Home Advice Life On The Road: Pursuing A Career As A Driver

Life On The Road: Pursuing A Career As A Driver

Fuelling your income with a driving career can be ideal for someone that loves driving. From driving a taxi to lorry driver to chauffeuring around celebrities, there are all kinds of road careers available. Whilst you may only need a basic license for some jobs, most require a little extra to get on the right route, as detailed below.

Research your chosen field

Every job has its pros and cons. Getting to know these by researching online and asking people in your chosen trade may give you a better idea if it’s the career path for you. Some career paths can also be competitive, especially entrepreneurial routes such as becoming a self-employed taxi driver or driving instructor. Know the market that you’re entering – if there are too many taxis in your area or the requirements are too high, you may be able to get a job in another town. Swotting up on a commercial driver’s guide may be useful to familiarise yourself with laws and restrictions.

Meet driving school entry requirements


Becoming a taxi driver or truck driver will involve taking extra driving schooling. Many driving schools won’t consider you if you don’t meet certain prerequisites. Generally, you have to be over 21 years old and have a clean driving record. You may be able to get away with the odd parking fine or speeding charge from a few years ago, but more serious criminal convictions such as drunk driving charges and past license revokes are likely to leave you ineligible. In some cases you may be able to take a driving awareness course to wipe your record clean of points.

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Get your license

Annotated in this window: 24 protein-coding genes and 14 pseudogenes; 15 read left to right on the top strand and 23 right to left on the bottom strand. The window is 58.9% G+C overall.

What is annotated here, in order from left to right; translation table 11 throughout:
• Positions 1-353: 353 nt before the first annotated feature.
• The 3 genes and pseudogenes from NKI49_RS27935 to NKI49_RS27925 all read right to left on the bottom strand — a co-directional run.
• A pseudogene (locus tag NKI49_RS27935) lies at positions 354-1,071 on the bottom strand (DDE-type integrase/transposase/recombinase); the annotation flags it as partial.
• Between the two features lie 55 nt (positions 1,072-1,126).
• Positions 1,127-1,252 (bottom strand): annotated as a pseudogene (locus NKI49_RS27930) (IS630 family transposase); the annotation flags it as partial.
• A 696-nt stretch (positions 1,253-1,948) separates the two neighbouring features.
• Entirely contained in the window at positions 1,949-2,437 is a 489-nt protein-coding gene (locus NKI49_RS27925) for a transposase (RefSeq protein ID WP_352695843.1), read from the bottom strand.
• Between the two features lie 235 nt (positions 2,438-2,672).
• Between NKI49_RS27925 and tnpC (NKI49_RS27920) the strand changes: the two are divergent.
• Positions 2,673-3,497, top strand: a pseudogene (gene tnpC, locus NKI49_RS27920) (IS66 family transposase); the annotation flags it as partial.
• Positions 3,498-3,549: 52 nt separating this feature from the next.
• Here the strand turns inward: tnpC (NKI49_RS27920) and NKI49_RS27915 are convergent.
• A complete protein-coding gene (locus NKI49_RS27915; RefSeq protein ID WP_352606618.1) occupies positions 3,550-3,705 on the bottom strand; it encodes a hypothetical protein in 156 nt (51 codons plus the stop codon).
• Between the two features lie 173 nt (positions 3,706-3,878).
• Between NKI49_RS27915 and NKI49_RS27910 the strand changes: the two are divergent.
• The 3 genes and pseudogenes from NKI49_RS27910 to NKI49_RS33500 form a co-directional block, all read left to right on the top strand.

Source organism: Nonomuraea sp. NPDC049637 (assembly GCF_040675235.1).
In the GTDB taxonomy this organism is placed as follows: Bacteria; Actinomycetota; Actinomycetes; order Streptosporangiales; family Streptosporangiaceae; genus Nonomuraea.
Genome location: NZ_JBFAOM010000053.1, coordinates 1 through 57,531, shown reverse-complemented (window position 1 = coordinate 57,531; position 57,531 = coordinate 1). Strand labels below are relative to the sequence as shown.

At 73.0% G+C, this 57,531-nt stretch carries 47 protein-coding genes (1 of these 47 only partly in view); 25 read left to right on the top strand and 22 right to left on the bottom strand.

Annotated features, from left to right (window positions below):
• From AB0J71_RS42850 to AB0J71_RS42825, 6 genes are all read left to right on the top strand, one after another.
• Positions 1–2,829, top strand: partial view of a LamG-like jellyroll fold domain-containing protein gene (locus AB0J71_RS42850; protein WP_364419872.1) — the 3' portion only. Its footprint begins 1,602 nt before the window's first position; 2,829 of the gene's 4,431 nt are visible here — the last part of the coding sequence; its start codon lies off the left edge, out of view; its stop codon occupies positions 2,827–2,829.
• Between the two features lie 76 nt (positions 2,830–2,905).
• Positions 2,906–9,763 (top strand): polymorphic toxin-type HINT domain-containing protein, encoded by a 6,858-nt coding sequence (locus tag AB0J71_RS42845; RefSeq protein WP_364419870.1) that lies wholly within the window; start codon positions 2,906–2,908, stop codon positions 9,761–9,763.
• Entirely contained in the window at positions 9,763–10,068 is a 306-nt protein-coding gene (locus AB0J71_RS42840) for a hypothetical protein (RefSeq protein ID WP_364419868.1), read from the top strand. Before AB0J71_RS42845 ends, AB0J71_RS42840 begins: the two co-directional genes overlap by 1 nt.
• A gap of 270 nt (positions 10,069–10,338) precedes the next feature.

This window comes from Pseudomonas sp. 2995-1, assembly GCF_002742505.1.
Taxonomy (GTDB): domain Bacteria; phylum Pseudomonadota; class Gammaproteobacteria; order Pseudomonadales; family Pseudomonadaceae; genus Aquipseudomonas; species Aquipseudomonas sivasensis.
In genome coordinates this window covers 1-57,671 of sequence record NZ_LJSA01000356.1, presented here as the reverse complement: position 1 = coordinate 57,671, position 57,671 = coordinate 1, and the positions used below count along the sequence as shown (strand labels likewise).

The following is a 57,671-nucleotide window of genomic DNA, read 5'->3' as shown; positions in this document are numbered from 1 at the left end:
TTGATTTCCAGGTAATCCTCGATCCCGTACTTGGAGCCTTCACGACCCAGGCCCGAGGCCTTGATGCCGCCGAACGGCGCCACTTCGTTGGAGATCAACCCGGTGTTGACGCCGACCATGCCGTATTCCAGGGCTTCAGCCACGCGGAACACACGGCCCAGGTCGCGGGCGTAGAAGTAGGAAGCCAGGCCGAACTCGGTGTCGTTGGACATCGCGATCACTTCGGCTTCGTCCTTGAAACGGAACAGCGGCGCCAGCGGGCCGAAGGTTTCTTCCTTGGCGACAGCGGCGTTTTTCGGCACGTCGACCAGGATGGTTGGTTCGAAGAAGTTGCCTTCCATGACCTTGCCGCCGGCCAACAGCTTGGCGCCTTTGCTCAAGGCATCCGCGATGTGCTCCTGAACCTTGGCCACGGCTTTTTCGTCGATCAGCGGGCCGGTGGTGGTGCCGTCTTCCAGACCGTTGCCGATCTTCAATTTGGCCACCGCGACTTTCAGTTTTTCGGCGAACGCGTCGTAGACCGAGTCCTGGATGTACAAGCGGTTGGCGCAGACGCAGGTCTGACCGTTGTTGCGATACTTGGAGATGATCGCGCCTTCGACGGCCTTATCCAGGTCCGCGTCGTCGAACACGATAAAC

Once you’ve started taking lessons, you can think about booking your test and getting your license. The number of tests you need to take can vary depending on the job you’re after. A taxi job in London may require a practical test and a theory test on Knowledge. A trucking job may require a practical test, a theory test, and a test on management hazardous or heavy goods. When it comes to the theory, there are lots of resources online that can help you with getting your license. For the practical test, getting your instructor to do a few mock tests can be beneficial.

Move your career up the gears

Once you have your license, your driving school may be able to offer a placement scheme. Entry-level jobs can be unglamorous but they could help form a stepping stone to higher paid and luxurious jobs. For example, working as a long haul driver for two years may allow you to seek work at bigger companies with fixed hours, whilst a few years of taxi driving could lead you to look at jobs working for a wedding chauffeur hire company or limousine hire company. Alternatively, you can go self-employed and become an independent taxi driver or buy a lorry and start a removals company.

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